Women in Prison Project
Utilizing the CA’s unique legislative mandate, the CA’s Women in Prison Project (WIPP) monitors conditions inside New York State prisons York that house women. WIPP is the only project of its kind in the United States that carries out this type of work inside women’s correctional facilities. The CA’s Prison Visiting Project monitors conditions in prisons that house men.
The Project carries out its monitoring activities with expert visiting teams and using gender-specific information-gathering tools. Each visit takes the form of field research: full-day—sometimes multiple-day–on-site assessments during which a team of CA staff and board members, medical and mental health professionals with particular expertise in women’s health, formerly incarcerated people, advocates, criminal justice experts, and concerned individuals branch out to all corners of the prison to record observations and collect data.
The main focus of the Project’s monitoring efforts is currently completion and publication of State Reproductive Healthcare in Women’s Prisons, a comprehensive report on women’s healthcare in New York’s correctional facilities, and State of HIV and Hepatitis C Care in Women’s Prisons, an analysis of HIV and hepatitis services, programs and care for women in state custody. These ground-breaking reports – the first of their kind in the country – will analyze systemic trends and present recommendations for improvements.
The Project receives and responds to dozens of letters from incarcerated women each year. Women write with concerns about housing and physical plant conditions, treatment from staff, health care, mental health services, programs and staying connected to children, and with requests for information about services available to them in the community after their release from prison. The Project offers resources, support, information and updates about its policy reform work and how women can get involved in the Project’s efforts after they come home.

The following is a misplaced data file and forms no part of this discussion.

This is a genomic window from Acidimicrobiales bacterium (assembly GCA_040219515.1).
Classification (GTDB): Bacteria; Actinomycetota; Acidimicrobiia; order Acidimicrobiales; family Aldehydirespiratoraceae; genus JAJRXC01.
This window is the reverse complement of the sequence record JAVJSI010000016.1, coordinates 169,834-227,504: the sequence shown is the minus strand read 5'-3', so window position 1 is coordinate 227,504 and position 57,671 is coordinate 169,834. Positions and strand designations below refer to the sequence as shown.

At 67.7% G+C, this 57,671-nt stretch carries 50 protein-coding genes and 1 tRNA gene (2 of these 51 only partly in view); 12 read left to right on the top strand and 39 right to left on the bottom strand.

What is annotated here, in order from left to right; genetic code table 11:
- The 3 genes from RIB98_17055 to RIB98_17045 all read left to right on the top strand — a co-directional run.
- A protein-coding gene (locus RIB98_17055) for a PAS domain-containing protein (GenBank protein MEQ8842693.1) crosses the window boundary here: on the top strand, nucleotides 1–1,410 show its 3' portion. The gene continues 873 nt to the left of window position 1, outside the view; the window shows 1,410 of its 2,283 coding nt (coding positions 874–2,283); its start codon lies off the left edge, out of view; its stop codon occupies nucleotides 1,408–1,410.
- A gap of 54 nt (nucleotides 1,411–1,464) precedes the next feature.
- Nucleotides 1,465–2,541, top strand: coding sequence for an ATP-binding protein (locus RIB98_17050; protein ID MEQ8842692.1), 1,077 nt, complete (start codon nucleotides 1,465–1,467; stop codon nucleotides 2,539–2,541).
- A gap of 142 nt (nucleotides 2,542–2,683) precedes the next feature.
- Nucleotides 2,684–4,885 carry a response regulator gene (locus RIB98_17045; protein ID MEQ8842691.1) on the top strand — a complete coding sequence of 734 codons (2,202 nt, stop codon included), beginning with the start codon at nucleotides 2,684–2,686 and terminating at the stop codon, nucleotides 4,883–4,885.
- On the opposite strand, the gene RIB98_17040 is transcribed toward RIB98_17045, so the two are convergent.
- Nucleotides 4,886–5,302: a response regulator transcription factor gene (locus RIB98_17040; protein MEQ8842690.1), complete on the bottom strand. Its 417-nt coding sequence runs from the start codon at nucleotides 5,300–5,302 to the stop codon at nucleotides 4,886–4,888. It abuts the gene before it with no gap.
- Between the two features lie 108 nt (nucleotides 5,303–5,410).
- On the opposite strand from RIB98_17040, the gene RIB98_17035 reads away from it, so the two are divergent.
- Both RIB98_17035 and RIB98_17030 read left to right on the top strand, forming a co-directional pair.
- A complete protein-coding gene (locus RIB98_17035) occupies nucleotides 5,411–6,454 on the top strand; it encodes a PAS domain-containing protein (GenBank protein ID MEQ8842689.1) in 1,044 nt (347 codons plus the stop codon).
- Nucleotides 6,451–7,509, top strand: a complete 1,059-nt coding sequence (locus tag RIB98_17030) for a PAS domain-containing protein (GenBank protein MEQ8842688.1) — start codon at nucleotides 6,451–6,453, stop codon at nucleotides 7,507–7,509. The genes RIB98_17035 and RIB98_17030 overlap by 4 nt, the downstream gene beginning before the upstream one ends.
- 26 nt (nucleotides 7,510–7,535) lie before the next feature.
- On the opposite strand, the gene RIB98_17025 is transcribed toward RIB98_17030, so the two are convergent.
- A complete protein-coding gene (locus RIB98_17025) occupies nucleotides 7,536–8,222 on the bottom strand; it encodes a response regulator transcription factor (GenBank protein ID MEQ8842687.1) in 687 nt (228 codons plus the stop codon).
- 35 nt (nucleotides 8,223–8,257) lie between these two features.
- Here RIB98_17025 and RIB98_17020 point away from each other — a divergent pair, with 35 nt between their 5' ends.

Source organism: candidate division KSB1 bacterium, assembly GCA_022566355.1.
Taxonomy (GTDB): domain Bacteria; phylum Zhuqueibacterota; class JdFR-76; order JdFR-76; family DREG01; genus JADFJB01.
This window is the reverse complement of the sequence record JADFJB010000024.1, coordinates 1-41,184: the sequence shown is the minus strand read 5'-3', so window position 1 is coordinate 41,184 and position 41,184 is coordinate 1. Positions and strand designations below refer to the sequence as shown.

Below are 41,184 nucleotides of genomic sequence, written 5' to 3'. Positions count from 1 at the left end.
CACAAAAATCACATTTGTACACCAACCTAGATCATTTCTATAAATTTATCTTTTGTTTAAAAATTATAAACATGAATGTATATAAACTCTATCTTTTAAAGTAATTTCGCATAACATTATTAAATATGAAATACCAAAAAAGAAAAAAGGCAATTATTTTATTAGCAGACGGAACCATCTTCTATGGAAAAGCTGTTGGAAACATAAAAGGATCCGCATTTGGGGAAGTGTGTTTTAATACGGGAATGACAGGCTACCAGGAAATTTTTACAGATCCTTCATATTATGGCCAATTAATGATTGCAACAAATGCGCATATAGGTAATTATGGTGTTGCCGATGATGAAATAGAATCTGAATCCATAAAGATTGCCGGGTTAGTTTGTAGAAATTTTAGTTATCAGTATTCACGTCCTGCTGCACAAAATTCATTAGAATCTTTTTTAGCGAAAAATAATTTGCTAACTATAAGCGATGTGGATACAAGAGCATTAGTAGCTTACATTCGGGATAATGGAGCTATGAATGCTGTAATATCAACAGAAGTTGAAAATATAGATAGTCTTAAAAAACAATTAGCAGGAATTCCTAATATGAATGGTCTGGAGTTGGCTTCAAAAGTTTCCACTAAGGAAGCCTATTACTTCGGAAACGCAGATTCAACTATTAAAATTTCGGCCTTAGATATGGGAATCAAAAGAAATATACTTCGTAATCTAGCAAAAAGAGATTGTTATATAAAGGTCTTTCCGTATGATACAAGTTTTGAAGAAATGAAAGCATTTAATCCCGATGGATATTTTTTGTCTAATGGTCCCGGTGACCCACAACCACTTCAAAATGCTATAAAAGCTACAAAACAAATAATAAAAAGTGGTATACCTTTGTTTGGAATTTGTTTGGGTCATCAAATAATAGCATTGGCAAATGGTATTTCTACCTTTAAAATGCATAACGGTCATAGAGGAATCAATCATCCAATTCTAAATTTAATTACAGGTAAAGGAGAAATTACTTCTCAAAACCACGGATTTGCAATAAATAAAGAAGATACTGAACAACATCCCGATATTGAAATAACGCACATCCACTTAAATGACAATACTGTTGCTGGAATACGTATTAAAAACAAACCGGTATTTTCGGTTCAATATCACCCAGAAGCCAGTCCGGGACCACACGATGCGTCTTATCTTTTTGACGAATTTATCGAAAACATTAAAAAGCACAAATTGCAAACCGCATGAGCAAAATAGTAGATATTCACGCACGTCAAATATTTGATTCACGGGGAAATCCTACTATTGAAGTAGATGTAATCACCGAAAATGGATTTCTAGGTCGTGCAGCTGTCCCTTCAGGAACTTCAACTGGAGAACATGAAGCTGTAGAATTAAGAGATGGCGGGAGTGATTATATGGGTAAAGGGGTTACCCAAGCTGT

A recent report by the Prisoner Reentry Institute of John Jay College (PRI), “Women InJustice: Gender and the Pathway to Jail in New York City,” is the latest study point out that that physical and sexual trauma and abuse histories are a significant root cause for women and girls’ involvement in the criminal legal system. Read More
This story is the seventh piece in the Truthout series, Severed Ties: The Human Toll of Prisons. This series dives deeply into the impact of incarceration on families, loved ones and communities, demonstrating how the United States' incarceration of more than 2 million people also harms many millions more -- including 2.7 million children. Most [...]Read More
Under unique statutory authority granted to the CA in 1846, WIPP monitors conditions in women’s prisons in New York, a role played by no other group in the country. WIPP coordinates the Coalition for Women Prisoners, a statewide alliance of more than 1,800 people, and carries out advocacy campaigns to reform harmful criminal justice policies. [...]Read More
Watch the Correctional Association’s video about the barbaric – and illegal – shackling of incarcerated women during childbirth. In 2009 New York enacted a statute restricting the use of shackles on women during childbirth. The law bans outright the use of restraints on women throughout labor, delivery and recovery “after giving birth,” which is meant [...]Read More